How critics choose the best restaurants in the world
LONDON, April 26 — How does a restaurant get named the best in the world? How is it that restaurants which have been garlanded with Michelin stars land on the bottom half of the world’s best restaurants list, while others — some with no Michelin mention at all — leap past culinary heavyweights to land within the top 10?
For example, where one system takes into account only what’s on the plate, the other asks judges to consider everything from décor and service.
In advance of the World’s 50 Best Restaurant Awards which celebrates its 10th anniversary on Monday, April 30 in London, Relaxnews offers a side by side comparison of how Michelin awards its stars, and how Restaurant magazine whittles down millions of restaurants into a tidy top 50 list.
World’s 50 Best Restaurants
Restaurants that land on this international list are voted on by a panel of more than 800 food critics, chefs, restaurateurs and other “highly regarded gastronomes.”
The Academy is divided into 27 separate regions around the world, and each region has a panel of 31 members, headed by one chairperson.
Each member gets seven votes, three of which must be for restaurants outside their region. At least 10 panelists from each region change every year.
Here are some of the other main rules of voting:
— Voters must have eaten in the restaurants they nominate in the last 18 months
— Voters are not permitted to vote for restaurants they own or have an interest in
— Nominations must be made for the restaurant, not for the restaurateur or the chef
— Panelists submit their 7 choices in order of preference in order to break any incidents of a tie
Other than that, there are “no rules,” organizers say, as judges can cast their vote equally for a small, unknown hole in the wall or a time-tested restaurant helmed by a well-known celebrity chef.
“I think one of the things that makes the list so interesting is that it’s not the best gastronomic restaurant, it’s the best overall experience,” said UK and Ireland panel chair Richard Vines in a video for sister publication BigHospitality.co.uk last week.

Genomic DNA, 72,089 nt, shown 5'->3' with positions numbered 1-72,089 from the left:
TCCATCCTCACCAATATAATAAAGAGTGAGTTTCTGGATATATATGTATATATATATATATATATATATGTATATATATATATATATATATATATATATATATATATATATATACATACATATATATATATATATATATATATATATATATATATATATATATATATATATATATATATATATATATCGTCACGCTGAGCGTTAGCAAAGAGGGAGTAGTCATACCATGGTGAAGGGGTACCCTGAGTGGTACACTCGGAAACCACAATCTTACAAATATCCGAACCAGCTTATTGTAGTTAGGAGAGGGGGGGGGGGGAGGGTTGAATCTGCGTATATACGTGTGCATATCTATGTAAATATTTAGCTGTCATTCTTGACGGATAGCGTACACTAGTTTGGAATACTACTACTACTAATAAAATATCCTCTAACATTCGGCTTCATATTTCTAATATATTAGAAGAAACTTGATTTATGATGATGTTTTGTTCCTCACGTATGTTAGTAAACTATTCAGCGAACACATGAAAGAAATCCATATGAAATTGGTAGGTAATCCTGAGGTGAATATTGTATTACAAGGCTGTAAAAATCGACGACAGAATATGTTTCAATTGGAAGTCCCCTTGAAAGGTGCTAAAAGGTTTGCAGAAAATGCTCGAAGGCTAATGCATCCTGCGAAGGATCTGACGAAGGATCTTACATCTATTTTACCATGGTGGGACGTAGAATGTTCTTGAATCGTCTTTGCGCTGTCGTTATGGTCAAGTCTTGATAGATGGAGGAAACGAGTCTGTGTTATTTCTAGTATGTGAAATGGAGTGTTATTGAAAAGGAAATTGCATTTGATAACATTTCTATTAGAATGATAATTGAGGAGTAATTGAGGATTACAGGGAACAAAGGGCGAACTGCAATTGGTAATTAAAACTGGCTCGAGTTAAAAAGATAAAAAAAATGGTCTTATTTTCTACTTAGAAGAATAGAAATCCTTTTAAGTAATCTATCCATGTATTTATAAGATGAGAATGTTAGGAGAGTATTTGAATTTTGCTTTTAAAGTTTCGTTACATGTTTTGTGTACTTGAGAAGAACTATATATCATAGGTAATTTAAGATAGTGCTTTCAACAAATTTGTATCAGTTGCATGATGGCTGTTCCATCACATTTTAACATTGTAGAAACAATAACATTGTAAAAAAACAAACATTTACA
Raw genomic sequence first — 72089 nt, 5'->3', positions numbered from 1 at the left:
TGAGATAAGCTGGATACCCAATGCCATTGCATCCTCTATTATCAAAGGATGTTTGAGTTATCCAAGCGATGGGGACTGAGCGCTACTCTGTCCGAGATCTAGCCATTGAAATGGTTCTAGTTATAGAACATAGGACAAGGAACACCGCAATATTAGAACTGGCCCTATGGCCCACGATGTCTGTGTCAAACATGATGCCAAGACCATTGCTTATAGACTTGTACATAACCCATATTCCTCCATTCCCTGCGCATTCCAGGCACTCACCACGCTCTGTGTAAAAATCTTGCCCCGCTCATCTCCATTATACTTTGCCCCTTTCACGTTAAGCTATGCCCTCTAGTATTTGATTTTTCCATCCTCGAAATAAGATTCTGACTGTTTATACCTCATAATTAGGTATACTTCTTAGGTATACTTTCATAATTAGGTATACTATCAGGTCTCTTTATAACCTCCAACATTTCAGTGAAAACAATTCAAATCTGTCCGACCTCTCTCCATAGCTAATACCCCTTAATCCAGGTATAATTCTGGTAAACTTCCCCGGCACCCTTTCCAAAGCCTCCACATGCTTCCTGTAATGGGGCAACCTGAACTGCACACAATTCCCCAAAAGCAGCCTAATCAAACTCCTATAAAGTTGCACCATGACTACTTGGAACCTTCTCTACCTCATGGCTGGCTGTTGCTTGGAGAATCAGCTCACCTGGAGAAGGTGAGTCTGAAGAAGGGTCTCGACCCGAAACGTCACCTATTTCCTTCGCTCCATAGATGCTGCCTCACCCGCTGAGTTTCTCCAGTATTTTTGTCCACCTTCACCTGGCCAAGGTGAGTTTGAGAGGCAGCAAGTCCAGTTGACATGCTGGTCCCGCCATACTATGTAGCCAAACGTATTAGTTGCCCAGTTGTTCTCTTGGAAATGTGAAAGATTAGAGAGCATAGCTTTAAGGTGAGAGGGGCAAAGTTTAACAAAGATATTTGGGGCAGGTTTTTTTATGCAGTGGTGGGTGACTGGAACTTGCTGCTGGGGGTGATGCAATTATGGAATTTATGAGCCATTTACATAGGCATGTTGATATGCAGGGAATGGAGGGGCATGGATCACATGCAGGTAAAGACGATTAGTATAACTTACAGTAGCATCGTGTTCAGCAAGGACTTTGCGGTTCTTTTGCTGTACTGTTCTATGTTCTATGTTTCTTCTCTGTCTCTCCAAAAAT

“A restaurant can have great food but that’s not enough. It’s got to have great service and really draw you into the experience.”
The winners of the World’s 50 Best Restaurant Awards will be announced April 30 in London.
The century-old Michelin system, which hands out between one and three stars to restaurants it deems to be among the best in the world, abides by a few rules of its own.
Michelin inspectors judge a restaurant based on five criteria:
— quality of the ingredients
— flair and skill in preparing the ingredients and combining flavours
— chef’s personality as revealed through the cuisine
— value for money
— consistency of culinary standards
Stars reflect only what’s on the plate. In other words, unlike the World’s 50 Best Restaurants awards, inspectors do not judge a restaurant based on the décor, quality of service, amenities, equipment or availability of services like valet parking.
Unlike the World’s 50 Best Restaurants, inspectors are all Michelin employees and are generally hotel school graduates with five to 10 years of experience in the restaurant or hotel business. For the country guides, each inspector travels around 30,000km a year and eats around 250 meals, sleeping in more than 160 hotels.
Inspectors test establishments anonymously and pay their own bills after each meal or hotel visit. Following their experience, inspectors prepare a report that will be used to determine which establishments are selected or bestowed with distinctions.
Today, the Michelin guide is in 23 countries. — AFP-Relaxnews
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